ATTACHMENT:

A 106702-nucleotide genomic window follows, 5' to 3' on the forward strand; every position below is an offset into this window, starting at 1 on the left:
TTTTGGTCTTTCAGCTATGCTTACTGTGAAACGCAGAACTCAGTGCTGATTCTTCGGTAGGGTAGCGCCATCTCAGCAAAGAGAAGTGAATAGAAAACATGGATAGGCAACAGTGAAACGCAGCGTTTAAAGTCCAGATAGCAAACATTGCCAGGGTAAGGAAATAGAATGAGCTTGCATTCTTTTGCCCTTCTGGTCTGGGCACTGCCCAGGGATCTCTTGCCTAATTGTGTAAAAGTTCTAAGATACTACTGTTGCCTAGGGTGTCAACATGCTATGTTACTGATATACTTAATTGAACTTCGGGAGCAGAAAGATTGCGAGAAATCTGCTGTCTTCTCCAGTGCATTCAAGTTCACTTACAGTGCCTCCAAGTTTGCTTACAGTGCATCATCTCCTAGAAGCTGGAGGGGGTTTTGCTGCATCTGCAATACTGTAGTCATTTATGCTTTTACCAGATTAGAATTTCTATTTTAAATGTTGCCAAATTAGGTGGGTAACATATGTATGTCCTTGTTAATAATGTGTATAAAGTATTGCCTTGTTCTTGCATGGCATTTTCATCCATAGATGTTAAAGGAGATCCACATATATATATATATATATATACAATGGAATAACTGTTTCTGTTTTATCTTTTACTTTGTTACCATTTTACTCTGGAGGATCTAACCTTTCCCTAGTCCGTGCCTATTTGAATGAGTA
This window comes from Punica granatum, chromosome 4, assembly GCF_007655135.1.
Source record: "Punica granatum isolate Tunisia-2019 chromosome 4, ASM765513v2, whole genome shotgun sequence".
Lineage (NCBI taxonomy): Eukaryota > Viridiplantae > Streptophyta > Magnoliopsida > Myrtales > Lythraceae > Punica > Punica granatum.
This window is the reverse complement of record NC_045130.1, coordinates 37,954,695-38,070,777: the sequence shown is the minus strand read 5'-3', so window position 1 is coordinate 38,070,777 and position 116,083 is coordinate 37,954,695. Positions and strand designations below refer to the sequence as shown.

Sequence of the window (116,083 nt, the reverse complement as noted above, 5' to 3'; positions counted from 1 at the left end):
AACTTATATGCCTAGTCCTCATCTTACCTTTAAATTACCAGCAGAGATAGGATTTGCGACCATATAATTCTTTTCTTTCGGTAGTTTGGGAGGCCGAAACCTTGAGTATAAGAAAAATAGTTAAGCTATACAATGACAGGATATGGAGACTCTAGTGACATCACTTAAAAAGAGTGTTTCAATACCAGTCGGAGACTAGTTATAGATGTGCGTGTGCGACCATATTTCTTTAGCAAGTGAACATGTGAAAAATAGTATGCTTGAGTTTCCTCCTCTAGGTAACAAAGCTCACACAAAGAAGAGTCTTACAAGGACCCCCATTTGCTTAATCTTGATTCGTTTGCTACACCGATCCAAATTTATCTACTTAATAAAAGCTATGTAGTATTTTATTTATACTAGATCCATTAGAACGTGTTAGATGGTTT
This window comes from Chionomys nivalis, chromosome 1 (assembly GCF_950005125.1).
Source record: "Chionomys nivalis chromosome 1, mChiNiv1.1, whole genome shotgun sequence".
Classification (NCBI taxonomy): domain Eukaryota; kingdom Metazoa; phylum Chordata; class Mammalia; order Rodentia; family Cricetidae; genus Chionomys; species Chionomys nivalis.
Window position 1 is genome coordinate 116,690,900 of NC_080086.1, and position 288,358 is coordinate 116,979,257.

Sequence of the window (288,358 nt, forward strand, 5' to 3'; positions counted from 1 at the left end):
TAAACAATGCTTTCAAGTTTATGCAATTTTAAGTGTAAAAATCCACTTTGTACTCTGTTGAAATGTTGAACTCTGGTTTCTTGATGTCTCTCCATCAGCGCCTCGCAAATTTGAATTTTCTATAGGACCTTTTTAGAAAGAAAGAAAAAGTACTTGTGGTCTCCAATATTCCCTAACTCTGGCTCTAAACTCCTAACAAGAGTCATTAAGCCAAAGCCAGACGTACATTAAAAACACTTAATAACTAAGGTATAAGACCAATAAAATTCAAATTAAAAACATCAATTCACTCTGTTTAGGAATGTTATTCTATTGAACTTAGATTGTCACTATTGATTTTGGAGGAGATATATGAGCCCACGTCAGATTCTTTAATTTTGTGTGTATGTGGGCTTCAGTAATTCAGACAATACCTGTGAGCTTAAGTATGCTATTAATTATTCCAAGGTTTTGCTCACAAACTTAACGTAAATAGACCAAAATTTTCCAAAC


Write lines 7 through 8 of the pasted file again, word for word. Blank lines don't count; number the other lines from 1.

Sequence of the window (116,083 nt, the reverse complement as noted above, 5' to 3'; positions counted from 1 at the left end):
AACTTATATGCCTAGTCCTCATCTTACCTTTAAATTACCAGCAGAGATAGGATTTGCGACCATATAATTCTTTTCTTTCGGTAGTTTGGGAGGCCGAAACCTTGAGTATAAGAAAAATAGTTAAGCTATACAATGACAGGATATGGAGACTCTAGTGACATCACTTAAAAAGAGTGTTTCAATACCAGTCGGAGACTAGTTATAGATGTGCGTGTGCGACCATATTTCTTTAGCAAGTGAACATGTGAAAAATAGTATGCTTGAGTTTCCTCCTCTAGGTAACAAAGCTCACACAAAGAAGAGTCTTACAAGGACCCCCATTTGCTTAATCTTGATTCGTTTGCTACACCGATCCAAATTTATCTACTTAATAAAAGCTATGTAGTATTTTATTTATACTAGATCCATTAGAACGTGTTAGATGGTTT